By KENDRA SITTON | Uptown News
The Fleet Science Center in Balboa Park has debuted its latest Imax film offering — this time putting Cuba in the spotlight with “Cuba: Journey to the Heart of the Pacific.” The giant dome theater at the museum showcased the wonders of the healthiest coral reef in the Caribbean and the island’s historical architecture as well as ballet, holidays, and cars that make up the vibrant culture. Museum officials said, like movies about outer space and the depths of the ocean, this film gives people an opportunity to learn about somewhere inaccessible to them, even if it is not physically distant.
The documentary avoided delving into the current news of changing presidents and policy with the U.S., but before it was first shown at the museum, director Peter H. Chang explained the difficulties they faced because of those realities. His team was on the ground when it was announced the U.S. would allow travel between the two countries. They also witnessed tensions between the two states rise again, cutting off hopes of an open Cuba. He explained they made the film over four years because of the major changes in the country.
While it avoided current events, the movie did focus on the relationship between the past, present and future. These time periods were embodied by three Cubans the filmmakers followed. The city historian of Havana, Eusobio Leal, represented the past as he took filmmakers through the historic landmarks he carefully renovated and preserved. His activism has made him a legendary figure in architectural preservation, to the point that the film shows many people stopping in the street to greet and thank him.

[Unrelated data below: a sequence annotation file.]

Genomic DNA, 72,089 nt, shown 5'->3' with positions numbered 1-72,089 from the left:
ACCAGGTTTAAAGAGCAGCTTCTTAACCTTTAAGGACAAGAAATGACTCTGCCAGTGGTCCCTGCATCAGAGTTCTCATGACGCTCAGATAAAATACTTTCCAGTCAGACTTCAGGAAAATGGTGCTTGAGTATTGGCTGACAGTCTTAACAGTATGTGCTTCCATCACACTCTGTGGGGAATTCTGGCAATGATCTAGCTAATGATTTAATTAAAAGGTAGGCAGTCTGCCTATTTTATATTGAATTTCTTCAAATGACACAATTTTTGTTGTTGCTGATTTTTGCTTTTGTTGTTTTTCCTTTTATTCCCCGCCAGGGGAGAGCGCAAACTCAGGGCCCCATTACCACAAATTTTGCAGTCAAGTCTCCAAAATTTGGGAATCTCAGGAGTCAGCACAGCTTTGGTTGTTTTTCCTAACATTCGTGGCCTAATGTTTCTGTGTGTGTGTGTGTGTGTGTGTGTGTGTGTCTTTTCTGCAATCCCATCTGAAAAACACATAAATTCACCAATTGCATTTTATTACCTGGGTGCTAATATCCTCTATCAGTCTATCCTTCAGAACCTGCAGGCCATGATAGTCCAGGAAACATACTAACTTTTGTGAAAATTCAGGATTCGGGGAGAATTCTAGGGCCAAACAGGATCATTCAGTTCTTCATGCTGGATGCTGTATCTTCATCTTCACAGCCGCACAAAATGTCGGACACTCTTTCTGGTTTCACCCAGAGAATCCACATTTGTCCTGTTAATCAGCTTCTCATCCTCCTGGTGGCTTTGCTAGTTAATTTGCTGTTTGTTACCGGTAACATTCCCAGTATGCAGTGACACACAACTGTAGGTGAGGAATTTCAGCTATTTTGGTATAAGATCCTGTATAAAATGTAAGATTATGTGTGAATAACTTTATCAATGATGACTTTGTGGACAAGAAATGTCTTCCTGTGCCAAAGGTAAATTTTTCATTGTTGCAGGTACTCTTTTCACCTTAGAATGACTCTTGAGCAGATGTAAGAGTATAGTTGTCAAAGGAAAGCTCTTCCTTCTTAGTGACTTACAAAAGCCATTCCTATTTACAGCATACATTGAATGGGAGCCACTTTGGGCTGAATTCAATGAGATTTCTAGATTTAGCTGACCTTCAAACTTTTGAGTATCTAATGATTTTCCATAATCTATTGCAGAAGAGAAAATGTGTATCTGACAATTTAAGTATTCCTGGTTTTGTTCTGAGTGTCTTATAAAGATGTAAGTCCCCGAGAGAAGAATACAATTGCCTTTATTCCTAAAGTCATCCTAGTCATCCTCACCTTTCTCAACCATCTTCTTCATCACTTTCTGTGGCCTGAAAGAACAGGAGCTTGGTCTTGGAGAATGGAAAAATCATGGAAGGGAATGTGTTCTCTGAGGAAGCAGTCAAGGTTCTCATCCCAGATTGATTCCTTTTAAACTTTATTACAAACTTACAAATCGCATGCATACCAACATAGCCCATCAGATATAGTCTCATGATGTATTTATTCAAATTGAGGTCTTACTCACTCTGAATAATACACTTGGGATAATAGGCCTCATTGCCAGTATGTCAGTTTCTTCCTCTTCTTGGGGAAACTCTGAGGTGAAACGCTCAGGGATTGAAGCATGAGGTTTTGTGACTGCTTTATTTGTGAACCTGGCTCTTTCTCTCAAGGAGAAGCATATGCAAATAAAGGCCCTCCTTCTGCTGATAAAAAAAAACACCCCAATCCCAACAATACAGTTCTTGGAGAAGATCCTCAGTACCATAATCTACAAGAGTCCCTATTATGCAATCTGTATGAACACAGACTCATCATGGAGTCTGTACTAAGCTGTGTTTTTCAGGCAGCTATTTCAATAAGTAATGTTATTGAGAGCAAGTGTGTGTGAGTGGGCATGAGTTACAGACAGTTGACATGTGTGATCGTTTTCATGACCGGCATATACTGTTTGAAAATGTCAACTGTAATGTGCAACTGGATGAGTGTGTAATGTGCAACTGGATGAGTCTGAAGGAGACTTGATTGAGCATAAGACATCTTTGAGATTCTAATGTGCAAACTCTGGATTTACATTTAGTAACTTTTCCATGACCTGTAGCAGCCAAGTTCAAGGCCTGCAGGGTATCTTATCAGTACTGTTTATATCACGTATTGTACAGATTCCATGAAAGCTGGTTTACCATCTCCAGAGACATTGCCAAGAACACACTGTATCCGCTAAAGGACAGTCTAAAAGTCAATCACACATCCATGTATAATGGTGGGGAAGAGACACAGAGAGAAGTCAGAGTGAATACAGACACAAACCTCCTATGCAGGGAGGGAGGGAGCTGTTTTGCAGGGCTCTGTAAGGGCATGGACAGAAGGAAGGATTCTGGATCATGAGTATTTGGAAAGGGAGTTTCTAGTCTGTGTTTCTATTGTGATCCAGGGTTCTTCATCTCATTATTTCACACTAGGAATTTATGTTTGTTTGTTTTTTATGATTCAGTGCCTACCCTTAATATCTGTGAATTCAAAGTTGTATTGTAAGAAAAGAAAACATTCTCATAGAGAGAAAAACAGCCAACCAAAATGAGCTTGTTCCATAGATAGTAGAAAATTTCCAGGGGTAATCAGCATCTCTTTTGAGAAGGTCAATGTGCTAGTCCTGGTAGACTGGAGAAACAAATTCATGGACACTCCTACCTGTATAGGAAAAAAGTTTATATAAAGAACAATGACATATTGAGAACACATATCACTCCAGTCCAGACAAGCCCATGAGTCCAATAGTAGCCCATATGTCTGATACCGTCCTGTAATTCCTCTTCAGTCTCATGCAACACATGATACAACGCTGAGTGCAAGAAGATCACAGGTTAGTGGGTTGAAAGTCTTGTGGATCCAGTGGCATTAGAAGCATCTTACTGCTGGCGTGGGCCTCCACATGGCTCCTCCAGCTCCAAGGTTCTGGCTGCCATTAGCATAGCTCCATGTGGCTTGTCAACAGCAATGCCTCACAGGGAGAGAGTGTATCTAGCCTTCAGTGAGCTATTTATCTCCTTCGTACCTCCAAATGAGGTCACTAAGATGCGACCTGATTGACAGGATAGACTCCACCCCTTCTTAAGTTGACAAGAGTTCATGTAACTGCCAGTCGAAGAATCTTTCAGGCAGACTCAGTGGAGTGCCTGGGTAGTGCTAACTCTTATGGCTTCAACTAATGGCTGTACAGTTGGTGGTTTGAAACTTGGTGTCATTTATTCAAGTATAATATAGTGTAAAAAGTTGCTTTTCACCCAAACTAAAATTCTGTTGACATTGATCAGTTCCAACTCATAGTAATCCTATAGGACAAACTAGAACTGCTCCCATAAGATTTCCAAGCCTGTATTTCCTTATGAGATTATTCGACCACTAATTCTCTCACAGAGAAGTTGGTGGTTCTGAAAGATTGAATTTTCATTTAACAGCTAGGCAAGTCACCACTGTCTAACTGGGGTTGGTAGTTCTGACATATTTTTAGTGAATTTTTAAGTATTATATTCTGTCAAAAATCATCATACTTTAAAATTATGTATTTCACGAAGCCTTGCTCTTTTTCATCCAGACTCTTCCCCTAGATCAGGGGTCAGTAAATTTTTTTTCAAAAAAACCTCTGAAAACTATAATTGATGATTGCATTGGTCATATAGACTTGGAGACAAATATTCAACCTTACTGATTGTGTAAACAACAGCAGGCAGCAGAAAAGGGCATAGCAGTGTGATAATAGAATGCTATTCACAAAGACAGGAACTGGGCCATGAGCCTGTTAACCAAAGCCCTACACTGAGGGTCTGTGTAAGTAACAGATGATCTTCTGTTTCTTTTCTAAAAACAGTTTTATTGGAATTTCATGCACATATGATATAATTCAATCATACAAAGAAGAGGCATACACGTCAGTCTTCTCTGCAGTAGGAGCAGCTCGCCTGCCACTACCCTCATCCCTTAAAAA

For the present, two marine biologists dove in one of the largest marine preserves to find out why coral there was thriving when all throughout the rest of the Caribbean it is dying. Fernando Bretos and Dr. Daria Siciliano discovered that the fall of the Soviet Union in 1992, which previously supplied chemical fertilizers to the island, led to the country’s return to organic farming. Without the toxic run-off from farming, the coral became healthy again.
Cuba has the largest ballet school in the world, so to represent the future, the film shows 17-year-old Patricia Torres attending the National Ballet School of Cuba as she dreams of being a professional ballerina in the world-renowned Cuban Ballet Company.
The stories were interesting, and a lot of beautiful imagery of the island and culture were packed into 40 minutes. However, the one drawback of the film was the poor sound-mixing. A few of the voices sounded tinny in the surround sound and at one point, the voiceover cut off mid-sentence.
Even for those who have been to Cuba, it’s unlikely they have seen all the protected lands and coral reefs shown in the film. And for those who haven’t been to Cuba, the film is a visually beautiful introduction to a land lost in time.
The movie will show at the Fleet Science Center at noon, 3 and 5 p.m. everyday.
— Kendra Sitton can be reached at firstname.lastname@example.org.